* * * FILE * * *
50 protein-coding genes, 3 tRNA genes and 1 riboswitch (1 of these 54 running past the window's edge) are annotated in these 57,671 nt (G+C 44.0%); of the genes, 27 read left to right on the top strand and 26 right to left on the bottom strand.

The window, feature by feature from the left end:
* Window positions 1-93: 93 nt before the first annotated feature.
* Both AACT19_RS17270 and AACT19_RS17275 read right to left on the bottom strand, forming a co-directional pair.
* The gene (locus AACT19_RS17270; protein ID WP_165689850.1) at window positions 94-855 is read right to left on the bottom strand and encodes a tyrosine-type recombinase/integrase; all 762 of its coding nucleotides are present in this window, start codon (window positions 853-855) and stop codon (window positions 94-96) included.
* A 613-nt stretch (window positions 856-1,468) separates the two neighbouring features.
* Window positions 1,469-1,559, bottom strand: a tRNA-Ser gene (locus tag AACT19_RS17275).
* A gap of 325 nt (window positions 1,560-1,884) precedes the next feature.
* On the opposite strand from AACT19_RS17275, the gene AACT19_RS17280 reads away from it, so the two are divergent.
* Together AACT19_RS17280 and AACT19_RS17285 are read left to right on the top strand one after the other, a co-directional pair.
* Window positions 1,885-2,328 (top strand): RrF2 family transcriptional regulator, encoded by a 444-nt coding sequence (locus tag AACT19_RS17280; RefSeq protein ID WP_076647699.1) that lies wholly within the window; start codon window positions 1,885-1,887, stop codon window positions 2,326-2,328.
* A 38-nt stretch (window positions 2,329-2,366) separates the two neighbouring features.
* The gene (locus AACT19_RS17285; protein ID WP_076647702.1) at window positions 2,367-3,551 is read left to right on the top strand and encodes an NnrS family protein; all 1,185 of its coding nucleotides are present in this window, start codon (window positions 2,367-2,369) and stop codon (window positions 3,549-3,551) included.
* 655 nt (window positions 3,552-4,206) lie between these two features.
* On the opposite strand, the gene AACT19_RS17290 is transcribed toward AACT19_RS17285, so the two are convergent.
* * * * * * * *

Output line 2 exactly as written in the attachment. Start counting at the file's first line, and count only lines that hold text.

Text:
The window, feature by feature from the left end: